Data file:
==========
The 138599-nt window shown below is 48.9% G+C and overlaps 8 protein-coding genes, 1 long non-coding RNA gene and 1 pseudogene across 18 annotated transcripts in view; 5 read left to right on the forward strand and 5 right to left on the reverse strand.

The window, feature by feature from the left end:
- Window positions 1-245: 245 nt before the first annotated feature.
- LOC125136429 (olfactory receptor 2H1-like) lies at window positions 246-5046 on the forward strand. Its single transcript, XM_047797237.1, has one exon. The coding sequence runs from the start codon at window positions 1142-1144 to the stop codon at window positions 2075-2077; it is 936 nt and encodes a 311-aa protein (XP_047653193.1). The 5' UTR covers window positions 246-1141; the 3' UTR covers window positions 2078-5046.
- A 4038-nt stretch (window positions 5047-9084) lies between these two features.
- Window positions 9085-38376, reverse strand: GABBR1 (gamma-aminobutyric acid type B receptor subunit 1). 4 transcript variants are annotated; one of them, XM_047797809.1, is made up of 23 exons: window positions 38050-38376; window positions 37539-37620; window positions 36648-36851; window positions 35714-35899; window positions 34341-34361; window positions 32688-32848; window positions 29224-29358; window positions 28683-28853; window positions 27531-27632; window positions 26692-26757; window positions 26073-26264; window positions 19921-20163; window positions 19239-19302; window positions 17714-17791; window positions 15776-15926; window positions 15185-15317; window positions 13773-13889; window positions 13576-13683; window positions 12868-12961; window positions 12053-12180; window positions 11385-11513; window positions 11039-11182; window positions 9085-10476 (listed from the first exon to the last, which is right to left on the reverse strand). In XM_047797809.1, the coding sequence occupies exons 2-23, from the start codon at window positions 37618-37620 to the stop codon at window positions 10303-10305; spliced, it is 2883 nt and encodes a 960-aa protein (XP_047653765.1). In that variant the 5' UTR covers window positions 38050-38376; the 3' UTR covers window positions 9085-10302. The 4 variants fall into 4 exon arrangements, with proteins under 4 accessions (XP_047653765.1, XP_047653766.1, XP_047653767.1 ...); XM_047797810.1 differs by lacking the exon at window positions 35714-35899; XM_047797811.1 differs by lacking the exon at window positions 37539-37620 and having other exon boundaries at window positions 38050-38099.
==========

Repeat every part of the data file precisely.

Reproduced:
The 138599-nt window shown below is 48.9% G+C and overlaps 8 protein-coding genes, 1 long non-coding RNA gene and 1 pseudogene across 18 annotated transcripts in view; 5 read left to right on the forward strand and 5 right to left on the reverse strand.

The window, feature by feature from the left end:
- Window positions 1-245: 245 nt before the first annotated feature.
- LOC125136429 (olfactory receptor 2H1-like) lies at window positions 246-5046 on the forward strand. Its single transcript, XM_047797237.1, has one exon. The coding sequence runs from the start codon at window positions 1142-1144 to the stop codon at window positions 2075-2077; it is 936 nt and encodes a 311-aa protein (XP_047653193.1). The 5' UTR covers window positions 246-1141; the 3' UTR covers window positions 2078-5046.
- A 4038-nt stretch (window positions 5047-9084) lies between these two features.
- Window positions 9085-38376, reverse strand: GABBR1 (gamma-aminobutyric acid type B receptor subunit 1). 4 transcript variants are annotated; one of them, XM_047797809.1, is made up of 23 exons: window positions 38050-38376; window positions 37539-37620; window positions 36648-36851; window positions 35714-35899; window positions 34341-34361; window positions 32688-32848; window positions 29224-29358; window positions 28683-28853; window positions 27531-27632; window positions 26692-26757; window positions 26073-26264; window positions 19921-20163; window positions 19239-19302; window positions 17714-17791; window positions 15776-15926; window positions 15185-15317; window positions 13773-13889; window positions 13576-13683; window positions 12868-12961; window positions 12053-12180; window positions 11385-11513; window positions 11039-11182; window positions 9085-10476 (listed from the first exon to the last, which is right to left on the reverse strand). In XM_047797809.1, the coding sequence occupies exons 2-23, from the start codon at window positions 37618-37620 to the stop codon at window positions 10303-10305; spliced, it is 2883 nt and encodes a 960-aa protein (XP_047653765.1). In that variant the 5' UTR covers window positions 38050-38376; the 3' UTR covers window positions 9085-10302. The 4 variants fall into 4 exon arrangements, with proteins under 4 accessions (XP_047653765.1, XP_047653766.1, XP_047653767.1 ...); XM_047797810.1 differs by lacking the exon at window positions 35714-35899; XM_047797811.1 differs by lacking the exon at window positions 37539-37620 and having other exon boundaries at window positions 38050-38099.